Monday, April 16, 2012
Dungeon Crawl Classics supports this, and goes so far as to say that monsters and players are not equivalent, and that they do not play by the same rules. This is a refreshing break from other games that try to "stat-out" monsters in terms of player-centric mechanics (giving them levels, classes, feats, skills and so on). Instead of these constraints, monsters are completely unfettered by design limitations, and are freeform enough to allow the judge to continually present them in new and unexpected ways (this is also encouraged by Lamentations of the Flame Princess, I have heard).
Even on a small scale, it is nice to break the symmetry between players and monsters. In the spirit of Robin Law's innovative GUMSHOE system, I have been thinking of using more player-facing mechanics with my world. This sets up monsters and players not as equivalent pawns in a wargame, but rather monsters are just part of a rich environment that players must struggle against. By leaving monster ability and behavious nearly completely undefined, the game simply feels more narratively oriented.
As a concrete example of this, I am strongly considering dropping traditional initiative rolls in combat. The systems that we have come to recognize (group initiative or individual initiative, rolled at the beginning of combat or each new round) are simply not tied to the narrative of the battle at all. For the most part, they are highly random, disconnected from the actions of the combatants and (perhaps with the exception of group initiative) discouraging of cooperative actions. Instead, I am proposing that all combatants describe their actions at the beginning of the round and, if any actions conflict, the player must dice their initiative against a (10 + Monster's Init. Modifier) DC in order to get his action off first. If the sequence of actions is obvious (i.e. ranged attack versus melee attack), no dice are needed.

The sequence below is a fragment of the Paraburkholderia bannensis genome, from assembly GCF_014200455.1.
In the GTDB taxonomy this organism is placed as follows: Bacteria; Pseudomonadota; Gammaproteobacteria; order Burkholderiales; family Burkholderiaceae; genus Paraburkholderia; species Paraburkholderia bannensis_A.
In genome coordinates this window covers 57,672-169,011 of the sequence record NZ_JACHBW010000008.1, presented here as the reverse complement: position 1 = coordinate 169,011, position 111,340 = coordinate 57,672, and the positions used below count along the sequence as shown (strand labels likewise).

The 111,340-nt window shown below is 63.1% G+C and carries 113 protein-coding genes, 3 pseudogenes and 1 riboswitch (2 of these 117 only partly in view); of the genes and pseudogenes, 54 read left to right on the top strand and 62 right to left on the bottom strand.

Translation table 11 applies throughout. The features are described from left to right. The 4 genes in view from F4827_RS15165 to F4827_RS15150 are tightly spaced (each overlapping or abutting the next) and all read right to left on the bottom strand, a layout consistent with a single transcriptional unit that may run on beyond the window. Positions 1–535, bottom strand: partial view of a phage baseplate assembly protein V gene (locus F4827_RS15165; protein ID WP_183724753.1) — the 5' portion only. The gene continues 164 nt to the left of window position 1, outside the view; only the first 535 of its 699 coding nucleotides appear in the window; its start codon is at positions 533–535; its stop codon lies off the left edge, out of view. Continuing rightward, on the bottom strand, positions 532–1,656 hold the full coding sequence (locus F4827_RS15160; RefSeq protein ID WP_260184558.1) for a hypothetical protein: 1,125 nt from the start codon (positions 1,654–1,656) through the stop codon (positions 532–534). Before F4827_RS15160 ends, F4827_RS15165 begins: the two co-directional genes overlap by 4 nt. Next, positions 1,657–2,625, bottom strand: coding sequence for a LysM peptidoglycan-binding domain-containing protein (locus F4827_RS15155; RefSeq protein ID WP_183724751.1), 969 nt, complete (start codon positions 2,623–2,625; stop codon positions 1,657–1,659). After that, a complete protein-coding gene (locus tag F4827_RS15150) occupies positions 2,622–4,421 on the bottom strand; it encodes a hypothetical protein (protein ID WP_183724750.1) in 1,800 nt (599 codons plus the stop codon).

For example, if a second level warrior (Agility 11) was going to hack an Android (Init. -2) in the Denethix sewers, and the Android was going to toss the damsel he is carrying over his head into the incinerator, the warrior dices 1d20+2 versus DC 8 to see if he makes it in time. The same would go if the Android was going to attack the warrior (to see who gets to roll their attack first).
This nicely mirrors Robert Fisher's advice, and keeps the actions of opponents fairly inscrutible. Monsters fall into the greater narrative backdrop, and are struggled against for narrative goals. Such player-facing mechanics ultimately make opponents less like discrete actors, and more part of the rich environment.